The Geisha: Past, Present and Future
Peter Macintosh, a long-term resident of Japan's ancient capital, has established a rare insight into the exclusive and hidden world of Kyoto's Geisha.
The geisha, along with Mt. Fuji, samurai and sushi, have been symbols of Japan ever since the reopening of contacts with the West in the mid-nineteenth century.
With the disappearance of the samurai and the influx of Western influence in Japan, only the geisha and their world remain a mystery to both foreigners and Japanese alike.
Since medieval times Japan has always had some form of pleasure quarter offering various forms of entertainment, including, of course, the erotic.
However, it was during the Edo period's sakoku (when Japan cut off all ties with the outside world) that Japanese culture, as it is known today, flourished.
It was in these walled-in pleasure quarters such as Tokyo's Yoshiwara, Osaka's Shinmachi and Kyoto's Shimabara, that the chonin (merchants) spent much of their time and money cultivating the arts. With carnal satisfaction guaranteed, the merchants looked for other forms of entertainment.
The courtesans of the pleasure quarters were trained in various arts: music, dance and poetry as well as other forms of court entertainment that up until that time had been known only to the nobility.
As times changed so did the tastes of the customers; the formality and expense involved meant only the elite were able to patronize the Tayu (the top courtesans).
With the change in attitudes came a new type of entertainer. It was in the early 1700s when the first male-geisha appeared on the scene.
However, it was not long before some entrepreneurial female entertainers followed suit and the first women geisha, as we know them today, made their debut.
Their role was simple:
1. act as supporting staff to the courtesans
2. don't steal the courtesans clients, and most importantly,
3. no sex with the courtesan's customers.
Courtesan entertainment peaked in the mid-18th century and from then on the geisha would become the most skilled entertainers in the 'floating world' of the pleasure quarters.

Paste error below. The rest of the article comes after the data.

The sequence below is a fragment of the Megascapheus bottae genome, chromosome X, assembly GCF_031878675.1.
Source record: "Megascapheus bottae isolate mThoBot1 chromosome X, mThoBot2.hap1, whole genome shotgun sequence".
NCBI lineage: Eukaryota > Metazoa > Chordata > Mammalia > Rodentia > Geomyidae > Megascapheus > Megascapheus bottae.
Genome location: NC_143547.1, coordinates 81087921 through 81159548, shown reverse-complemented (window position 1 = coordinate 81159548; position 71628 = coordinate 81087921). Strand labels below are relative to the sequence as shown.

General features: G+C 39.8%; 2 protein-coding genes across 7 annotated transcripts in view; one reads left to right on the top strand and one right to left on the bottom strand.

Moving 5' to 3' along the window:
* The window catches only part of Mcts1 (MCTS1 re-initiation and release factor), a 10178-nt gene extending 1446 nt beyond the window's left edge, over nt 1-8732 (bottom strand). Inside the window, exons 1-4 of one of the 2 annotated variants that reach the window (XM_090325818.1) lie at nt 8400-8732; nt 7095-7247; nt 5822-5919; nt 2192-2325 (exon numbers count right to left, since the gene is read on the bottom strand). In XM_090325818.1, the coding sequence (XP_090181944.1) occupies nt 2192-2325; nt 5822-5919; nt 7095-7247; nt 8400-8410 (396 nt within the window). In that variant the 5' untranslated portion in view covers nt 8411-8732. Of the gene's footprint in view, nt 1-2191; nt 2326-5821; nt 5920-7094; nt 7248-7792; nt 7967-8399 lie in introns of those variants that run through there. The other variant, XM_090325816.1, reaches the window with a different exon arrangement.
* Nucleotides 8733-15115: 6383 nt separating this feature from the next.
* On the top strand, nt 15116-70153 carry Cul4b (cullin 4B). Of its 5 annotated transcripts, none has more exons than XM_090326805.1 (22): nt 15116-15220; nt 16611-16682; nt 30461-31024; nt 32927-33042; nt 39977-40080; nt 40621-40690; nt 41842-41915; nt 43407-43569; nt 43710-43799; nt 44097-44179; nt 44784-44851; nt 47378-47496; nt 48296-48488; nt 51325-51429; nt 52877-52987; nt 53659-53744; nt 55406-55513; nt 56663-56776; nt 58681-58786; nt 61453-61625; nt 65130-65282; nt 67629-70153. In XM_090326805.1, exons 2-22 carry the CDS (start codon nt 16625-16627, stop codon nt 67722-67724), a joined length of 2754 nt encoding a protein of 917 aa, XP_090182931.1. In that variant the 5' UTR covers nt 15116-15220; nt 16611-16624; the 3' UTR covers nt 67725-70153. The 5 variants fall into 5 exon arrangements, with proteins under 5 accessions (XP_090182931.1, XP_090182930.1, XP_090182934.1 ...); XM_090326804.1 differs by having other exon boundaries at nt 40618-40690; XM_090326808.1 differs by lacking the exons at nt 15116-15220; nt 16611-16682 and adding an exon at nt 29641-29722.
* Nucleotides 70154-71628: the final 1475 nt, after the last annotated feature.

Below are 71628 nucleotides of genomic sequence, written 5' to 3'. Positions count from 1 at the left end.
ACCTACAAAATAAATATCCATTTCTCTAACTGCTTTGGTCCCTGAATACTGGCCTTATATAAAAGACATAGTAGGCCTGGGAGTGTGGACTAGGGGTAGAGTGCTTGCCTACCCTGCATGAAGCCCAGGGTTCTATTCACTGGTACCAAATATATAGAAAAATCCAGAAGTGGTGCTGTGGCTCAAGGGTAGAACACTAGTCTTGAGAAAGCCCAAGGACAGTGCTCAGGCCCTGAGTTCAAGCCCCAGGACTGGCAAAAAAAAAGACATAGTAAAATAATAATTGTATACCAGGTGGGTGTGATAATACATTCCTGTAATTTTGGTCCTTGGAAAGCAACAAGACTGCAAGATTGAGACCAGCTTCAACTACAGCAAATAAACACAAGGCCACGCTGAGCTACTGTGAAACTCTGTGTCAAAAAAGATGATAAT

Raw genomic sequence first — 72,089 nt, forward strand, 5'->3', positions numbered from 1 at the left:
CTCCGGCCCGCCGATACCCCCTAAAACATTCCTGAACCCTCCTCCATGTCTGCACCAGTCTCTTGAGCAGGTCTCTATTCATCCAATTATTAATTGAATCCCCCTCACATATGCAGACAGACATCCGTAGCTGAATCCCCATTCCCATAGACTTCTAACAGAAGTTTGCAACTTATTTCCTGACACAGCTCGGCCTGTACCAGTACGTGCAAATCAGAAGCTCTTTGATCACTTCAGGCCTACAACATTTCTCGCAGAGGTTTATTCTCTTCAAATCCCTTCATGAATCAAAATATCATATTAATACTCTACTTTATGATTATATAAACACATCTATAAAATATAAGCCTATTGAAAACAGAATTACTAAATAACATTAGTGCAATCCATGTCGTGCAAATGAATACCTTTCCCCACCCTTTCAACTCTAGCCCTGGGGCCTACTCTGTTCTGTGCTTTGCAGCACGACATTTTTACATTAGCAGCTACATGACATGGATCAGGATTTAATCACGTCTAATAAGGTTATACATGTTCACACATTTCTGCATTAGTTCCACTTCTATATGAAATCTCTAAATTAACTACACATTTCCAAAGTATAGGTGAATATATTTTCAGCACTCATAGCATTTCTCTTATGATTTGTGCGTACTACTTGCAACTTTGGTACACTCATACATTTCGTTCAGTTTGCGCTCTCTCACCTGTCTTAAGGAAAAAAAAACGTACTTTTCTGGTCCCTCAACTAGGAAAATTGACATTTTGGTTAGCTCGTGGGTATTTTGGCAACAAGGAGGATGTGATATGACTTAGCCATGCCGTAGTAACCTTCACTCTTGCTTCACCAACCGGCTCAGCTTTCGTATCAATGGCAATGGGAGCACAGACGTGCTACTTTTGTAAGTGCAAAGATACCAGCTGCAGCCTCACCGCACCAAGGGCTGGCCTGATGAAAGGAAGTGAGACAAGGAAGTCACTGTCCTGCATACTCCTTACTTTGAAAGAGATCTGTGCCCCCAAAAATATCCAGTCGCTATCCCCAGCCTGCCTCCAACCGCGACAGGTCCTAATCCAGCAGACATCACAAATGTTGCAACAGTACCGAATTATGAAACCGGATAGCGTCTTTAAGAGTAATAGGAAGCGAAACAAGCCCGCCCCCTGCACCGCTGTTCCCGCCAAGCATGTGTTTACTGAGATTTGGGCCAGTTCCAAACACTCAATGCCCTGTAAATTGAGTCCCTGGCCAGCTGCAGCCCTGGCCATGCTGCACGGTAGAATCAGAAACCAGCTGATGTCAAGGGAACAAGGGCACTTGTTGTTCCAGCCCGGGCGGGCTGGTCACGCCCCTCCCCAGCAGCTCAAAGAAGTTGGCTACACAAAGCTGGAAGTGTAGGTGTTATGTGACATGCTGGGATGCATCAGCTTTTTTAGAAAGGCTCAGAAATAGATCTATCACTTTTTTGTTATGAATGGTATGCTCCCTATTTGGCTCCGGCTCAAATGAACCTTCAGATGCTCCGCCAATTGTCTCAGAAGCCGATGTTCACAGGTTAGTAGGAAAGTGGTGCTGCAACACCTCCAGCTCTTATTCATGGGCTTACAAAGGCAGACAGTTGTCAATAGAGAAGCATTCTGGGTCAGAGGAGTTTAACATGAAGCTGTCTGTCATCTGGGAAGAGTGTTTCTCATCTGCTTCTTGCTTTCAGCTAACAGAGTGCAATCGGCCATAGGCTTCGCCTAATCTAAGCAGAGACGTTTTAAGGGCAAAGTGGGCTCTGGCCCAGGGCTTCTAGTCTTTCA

Suddenly hanamachi (geisha quarters) began appearing all over Japan, reaching their peak in the early 1900s. In modern times to experience authentic traditional geisha entertainment one must go to the ancient capital, Kyoto.
Some may argue that Tokyo geisha still retain some of the charm of the past but the buildings and attire of the geisha in Tokyo cannot be compared to the geiko (Kyoto term for geisha) of Kyoto.
In Kyoto's five hanamachi (Gion Kobu, Gion Higashi, Kamishichiken, Miyagawacho and Pontocho), the geiko and their apprentices the maiko entertain their customers in the traditional ochaya (teahouses) in the same kimono-clad fashion as they have done since the eighteenth century.
Although numbers are declining, the modern geiko still practices her arts with the same dedication as her fore-sisters did, always trying to add to her repertoire of gei (arts).
Competition with art-oriented hostess bars, karaoke and a waning economy makes mere survival a challenge for newcomers to the trade. Many find the lifestyle and schedule too demanding and eventually leave the hanamachi for a less disciplined line of work.
The transition of the geiko from fashion innovator to cultural curator has raised the question of the very future of the hanamachi. Some say that the geiko are old-fashioned and should disappear while they still have their dignity. Others believe that as long as Japanese men still feel nostalgia for the past, the geiko will always have a place in Japanese society.
Whether it be a graceful slide into extinction or a complete sell-out to the tourist industry, their numbers will inevitably decrease, taking with them an important part of Japanese culture and history.
Geisha Tours of Kyoto